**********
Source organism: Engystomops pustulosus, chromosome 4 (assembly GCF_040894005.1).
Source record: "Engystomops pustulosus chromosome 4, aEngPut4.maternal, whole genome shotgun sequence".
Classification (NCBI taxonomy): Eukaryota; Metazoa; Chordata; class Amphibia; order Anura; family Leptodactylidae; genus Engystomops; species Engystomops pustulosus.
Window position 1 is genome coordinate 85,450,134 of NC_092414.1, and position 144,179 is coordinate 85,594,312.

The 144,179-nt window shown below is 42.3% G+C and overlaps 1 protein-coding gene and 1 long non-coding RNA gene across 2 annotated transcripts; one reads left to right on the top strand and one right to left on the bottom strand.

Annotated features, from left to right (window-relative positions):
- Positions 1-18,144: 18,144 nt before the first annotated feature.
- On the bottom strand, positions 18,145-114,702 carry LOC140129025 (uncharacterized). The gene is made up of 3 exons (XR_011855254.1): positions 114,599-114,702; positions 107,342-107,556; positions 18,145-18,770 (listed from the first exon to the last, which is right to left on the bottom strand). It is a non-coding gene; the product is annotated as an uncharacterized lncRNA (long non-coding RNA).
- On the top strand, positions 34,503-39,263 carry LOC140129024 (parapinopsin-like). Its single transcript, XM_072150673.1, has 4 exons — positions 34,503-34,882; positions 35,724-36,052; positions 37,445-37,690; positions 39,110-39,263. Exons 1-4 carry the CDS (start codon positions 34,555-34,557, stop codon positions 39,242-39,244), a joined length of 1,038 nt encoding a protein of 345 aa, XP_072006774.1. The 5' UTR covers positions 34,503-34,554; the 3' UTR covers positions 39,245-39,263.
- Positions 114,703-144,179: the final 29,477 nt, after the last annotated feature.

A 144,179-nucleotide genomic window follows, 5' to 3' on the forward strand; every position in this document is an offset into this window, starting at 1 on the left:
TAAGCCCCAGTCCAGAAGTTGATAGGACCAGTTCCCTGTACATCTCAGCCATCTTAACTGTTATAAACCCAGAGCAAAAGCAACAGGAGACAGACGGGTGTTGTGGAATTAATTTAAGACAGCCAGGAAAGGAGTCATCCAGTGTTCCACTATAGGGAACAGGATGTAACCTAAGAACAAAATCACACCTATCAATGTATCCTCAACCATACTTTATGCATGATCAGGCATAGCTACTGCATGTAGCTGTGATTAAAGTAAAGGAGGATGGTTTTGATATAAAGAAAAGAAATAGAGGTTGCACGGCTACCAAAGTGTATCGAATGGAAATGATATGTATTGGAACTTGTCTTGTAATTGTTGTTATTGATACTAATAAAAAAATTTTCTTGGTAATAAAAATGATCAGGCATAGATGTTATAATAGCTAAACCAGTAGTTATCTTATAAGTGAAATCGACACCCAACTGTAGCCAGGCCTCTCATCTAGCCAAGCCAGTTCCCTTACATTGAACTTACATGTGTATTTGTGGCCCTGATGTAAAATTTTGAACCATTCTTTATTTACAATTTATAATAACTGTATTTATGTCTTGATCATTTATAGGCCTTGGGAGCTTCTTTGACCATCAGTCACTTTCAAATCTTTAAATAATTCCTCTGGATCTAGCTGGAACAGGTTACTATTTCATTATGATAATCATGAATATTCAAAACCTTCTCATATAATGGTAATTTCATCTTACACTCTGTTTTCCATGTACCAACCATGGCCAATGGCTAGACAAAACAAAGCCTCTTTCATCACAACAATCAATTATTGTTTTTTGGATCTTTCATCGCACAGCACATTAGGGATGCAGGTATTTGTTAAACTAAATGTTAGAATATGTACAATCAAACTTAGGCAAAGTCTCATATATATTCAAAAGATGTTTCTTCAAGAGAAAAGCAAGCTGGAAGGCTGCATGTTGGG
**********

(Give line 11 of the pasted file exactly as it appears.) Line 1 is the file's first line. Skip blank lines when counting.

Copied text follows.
A 144,179-nucleotide genomic window follows, 5' to 3' on the forward strand; every position in this document is an offset into this window, starting at 1 on the left: